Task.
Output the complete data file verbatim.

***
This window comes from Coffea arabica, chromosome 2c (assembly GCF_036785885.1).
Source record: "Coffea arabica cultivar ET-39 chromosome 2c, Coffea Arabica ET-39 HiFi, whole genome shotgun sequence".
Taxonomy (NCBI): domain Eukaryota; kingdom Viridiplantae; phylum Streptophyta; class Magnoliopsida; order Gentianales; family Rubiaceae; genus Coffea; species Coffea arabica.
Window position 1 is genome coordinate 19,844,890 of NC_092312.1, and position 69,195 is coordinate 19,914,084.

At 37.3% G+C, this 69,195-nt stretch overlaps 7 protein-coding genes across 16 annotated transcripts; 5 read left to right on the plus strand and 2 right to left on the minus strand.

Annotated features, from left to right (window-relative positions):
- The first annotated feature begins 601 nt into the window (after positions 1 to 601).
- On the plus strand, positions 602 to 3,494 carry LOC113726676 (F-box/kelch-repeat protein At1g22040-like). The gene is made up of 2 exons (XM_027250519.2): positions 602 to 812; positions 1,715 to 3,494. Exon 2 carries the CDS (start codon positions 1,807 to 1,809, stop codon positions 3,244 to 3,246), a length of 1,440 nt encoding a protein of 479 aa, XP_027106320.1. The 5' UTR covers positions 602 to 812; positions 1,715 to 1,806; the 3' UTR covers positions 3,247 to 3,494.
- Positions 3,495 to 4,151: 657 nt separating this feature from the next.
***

This window comes from Coffea arabica, chromosome 2c (assembly GCF_036785885.1).
Source record: "Coffea arabica cultivar ET-39 chromosome 2c, Coffea Arabica ET-39 HiFi, whole genome shotgun sequence".
Taxonomy (NCBI): domain Eukaryota; kingdom Viridiplantae; phylum Streptophyta; class Magnoliopsida; order Gentianales; family Rubiaceae; genus Coffea; species Coffea arabica.
Window position 1 is genome coordinate 19,844,890 of NC_092312.1, and position 69,195 is coordinate 19,914,084.

At 37.3% G+C, this 69,195-nt stretch overlaps 7 protein-coding genes across 16 annotated transcripts; 5 read left to right on the plus strand and 2 right to left on the minus strand.

Annotated features, from left to right (window-relative positions):
- The first annotated feature begins 601 nt into the window (after positions 1 to 601).
- On the plus strand, positions 602 to 3,494 carry LOC113726676 (F-box/kelch-repeat protein At1g22040-like). The gene is made up of 2 exons (XM_027250519.2): positions 602 to 812; positions 1,715 to 3,494. Exon 2 carries the CDS (start codon positions 1,807 to 1,809, stop codon positions 3,244 to 3,246), a length of 1,440 nt encoding a protein of 479 aa, XP_027106320.1. The 5' UTR covers positions 602 to 812; positions 1,715 to 1,806; the 3' UTR covers positions 3,247 to 3,494.
- Positions 3,495 to 4,151: 657 nt separating this feature from the next.